Speaker wire.  Nice.


I wonder what amperage it's rated for?.?.. I wonder what temp it's rated for?.?.. I wonder if there's a fuse inline?.?.. I wonder if there's a fire extinguisher in one of those tragkorbs?.?.. :dunno


I'm the wonderer.. :hehehe
  • Huntsville, AL
  • 1986 K75c
Luft & Jager... My two favorite Meister's :bmwsmile

Offline jimboknowsit

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  • Posts: 15
Re: 1985 K100 RS: practical rejuvenation
« Reply #9 on: September 24, 2017, 08:44:00 AM »
That bike is ready to Jam


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Offline jimboknowsit

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Re: 1985 K100 RS: practical rejuvenation
« Reply #10 on: September 24, 2017, 08:45:04 AM »
Rock on


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Offline uhoh7

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  • Posts: 16
Re: 1985 K100 RS: practical rejuvenation
« Reply #11 on: September 24, 2017, 01:19:52 PM »

Thanks for the input :)

Speaker wire.  Nice.
"Speaker Wire" LOL it's 12 gauge 100% copper heavily insulated with a very short distance. Insulation is flexible, and after 50 starts, 200 miles no sign of melting, but I will keep watching it. The wire seems better than the wire I found coming from the starter relay.

As to the "do it right" about using the screws to attach the wire: the switch is designed this way, and having seen soldered connections crack many a time, I considered various options and decided to go as you see. It's my ass.

What I should have done is post my proof of concept test setup so you guys could really have some kittens: I robbed a kill switch from my KTM and hooked it up. Wait here you go:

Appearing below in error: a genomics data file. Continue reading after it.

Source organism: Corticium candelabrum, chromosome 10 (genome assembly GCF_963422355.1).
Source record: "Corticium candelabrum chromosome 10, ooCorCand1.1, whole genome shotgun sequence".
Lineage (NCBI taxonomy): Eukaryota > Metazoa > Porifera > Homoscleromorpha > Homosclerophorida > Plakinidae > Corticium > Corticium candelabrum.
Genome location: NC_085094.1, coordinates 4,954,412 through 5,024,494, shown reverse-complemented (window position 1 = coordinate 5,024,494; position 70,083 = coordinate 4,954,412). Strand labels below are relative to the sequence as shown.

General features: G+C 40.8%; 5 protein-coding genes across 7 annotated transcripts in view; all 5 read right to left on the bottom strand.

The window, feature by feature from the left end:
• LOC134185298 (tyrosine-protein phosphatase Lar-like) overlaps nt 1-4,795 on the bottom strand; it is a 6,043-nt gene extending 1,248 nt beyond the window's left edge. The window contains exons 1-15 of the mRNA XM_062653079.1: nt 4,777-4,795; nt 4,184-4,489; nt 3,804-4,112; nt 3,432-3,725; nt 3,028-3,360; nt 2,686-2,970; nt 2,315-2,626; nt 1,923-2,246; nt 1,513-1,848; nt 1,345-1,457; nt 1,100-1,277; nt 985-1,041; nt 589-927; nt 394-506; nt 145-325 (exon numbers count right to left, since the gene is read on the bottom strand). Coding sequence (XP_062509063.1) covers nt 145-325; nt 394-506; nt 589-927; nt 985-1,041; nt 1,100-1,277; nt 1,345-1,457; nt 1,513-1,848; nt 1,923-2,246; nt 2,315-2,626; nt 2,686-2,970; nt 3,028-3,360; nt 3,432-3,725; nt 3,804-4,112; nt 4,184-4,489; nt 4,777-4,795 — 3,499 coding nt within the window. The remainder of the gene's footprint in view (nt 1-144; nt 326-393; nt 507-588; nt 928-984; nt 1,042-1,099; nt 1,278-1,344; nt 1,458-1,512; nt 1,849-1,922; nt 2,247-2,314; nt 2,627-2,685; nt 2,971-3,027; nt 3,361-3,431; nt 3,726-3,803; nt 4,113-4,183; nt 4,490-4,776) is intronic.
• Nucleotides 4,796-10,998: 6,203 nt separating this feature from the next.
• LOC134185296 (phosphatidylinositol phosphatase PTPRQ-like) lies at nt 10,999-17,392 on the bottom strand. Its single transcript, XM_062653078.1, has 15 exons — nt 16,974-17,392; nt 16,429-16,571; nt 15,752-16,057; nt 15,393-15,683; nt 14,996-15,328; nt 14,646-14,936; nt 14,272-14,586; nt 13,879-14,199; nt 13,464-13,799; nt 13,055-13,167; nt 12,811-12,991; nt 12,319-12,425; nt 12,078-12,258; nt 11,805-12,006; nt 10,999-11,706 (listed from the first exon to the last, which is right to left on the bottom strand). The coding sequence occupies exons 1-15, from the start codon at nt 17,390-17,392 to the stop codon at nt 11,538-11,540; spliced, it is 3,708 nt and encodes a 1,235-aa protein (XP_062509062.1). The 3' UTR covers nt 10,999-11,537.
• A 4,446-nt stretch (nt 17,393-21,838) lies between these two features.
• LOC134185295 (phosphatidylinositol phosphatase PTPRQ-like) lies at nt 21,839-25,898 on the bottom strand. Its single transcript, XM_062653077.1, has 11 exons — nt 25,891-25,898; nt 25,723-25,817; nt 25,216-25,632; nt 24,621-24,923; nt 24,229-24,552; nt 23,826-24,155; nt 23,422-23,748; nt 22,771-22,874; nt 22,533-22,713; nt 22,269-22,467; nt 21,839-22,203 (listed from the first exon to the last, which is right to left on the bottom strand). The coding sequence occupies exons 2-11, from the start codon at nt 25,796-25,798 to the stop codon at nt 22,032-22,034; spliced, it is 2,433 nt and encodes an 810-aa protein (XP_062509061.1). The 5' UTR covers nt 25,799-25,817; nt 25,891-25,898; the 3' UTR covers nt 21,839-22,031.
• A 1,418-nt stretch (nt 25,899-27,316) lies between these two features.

The little kill switch quietly failed on about the 20th start.

In my first post I sated clearly what is needed to do it safely: Hi amp switch, heavy gauge wire. Certainly connections should be made carefully. Many arguments about the best ways to do that. Solutions vary. I'm not hiding mine. :)

And lastly: I do not "advocate" anyone does this. Any DIY can go wrong. No promises from me about your situation. If you do, please choose auto wire if you feel safer. 12 Gauge minimum. The auto wire insulation is "supposed" to handle bends and heat better. I will keep an eye on the insulation. No signs of melting after many starts on a 200 mile ride yesterday. Also, be confident in your connections. You don't want them shaky or coming loose.

For me, it's fine. But I will post pictures of the fire ;)


Best to all :)




  • Idaho
  • 1986 K100

Offline Blue

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  • Posts: 83
Re: 1985 K100 RS: practical rejuvenation
« Reply #12 on: September 24, 2017, 01:26:23 PM »
I use electric fence wire.
  • Stovepipe Wells CA
  • 1995 K1100RS

Offline Scud

  • ^ Proficient Motobricker
  • Posts: 364
Re: 1985 K100 RS: practical rejuvenation
« Reply #13 on: September 26, 2017, 12:08:11 PM »

Some funny stuff up there about the electrics.

On a serious note regarding electrical connections:


I think the best for the post terminals pictured above would be crimp-on rings (not soldered). It's worth buying a box of high-quality crimp-connectors with heat-shrink ends. And for an even more secure and attractive finish, some heat-shrink tubing to wrap the ends and make it water-resistant.


Then you'll want to clean and lube the post terminals and rings to prevent corrosion where the metal is exposed to the elements. I use Dow-Corning, DC-4 electrical insulating compound. Some people just use Vaseline, but it can get runny at higher temperatures.
  • Carlsbad, CA
  • 1992 K75s. 2002 Moto Guzzi V11 Scura, 2003 Moto Guzzi V11 LeMans. 2007 Husqvarna TE450

Offline BrickMW

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  • Posts: 126
Re: 1985 K100 RS: practical rejuvenation
« Reply #14 on: September 26, 2017, 12:22:53 PM »

I think the best for the post terminals pictured above would be crimp-on rings (not soldered).



Looks like he used them on the other end... maybe.?.


  • Huntsville, AL
  • 1986 K75c
Luft & Jager... My two favorite Meister's :bmwsmile

Offline uhoh7

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  • Posts: 16
Re: 1985 K100 RS: practical rejuvenation
« Reply #15 on: September 30, 2017, 01:47:05 PM »
I sued crimps for battery and started connection. I decided not to use them at switch. Jus my call. :)
  • Idaho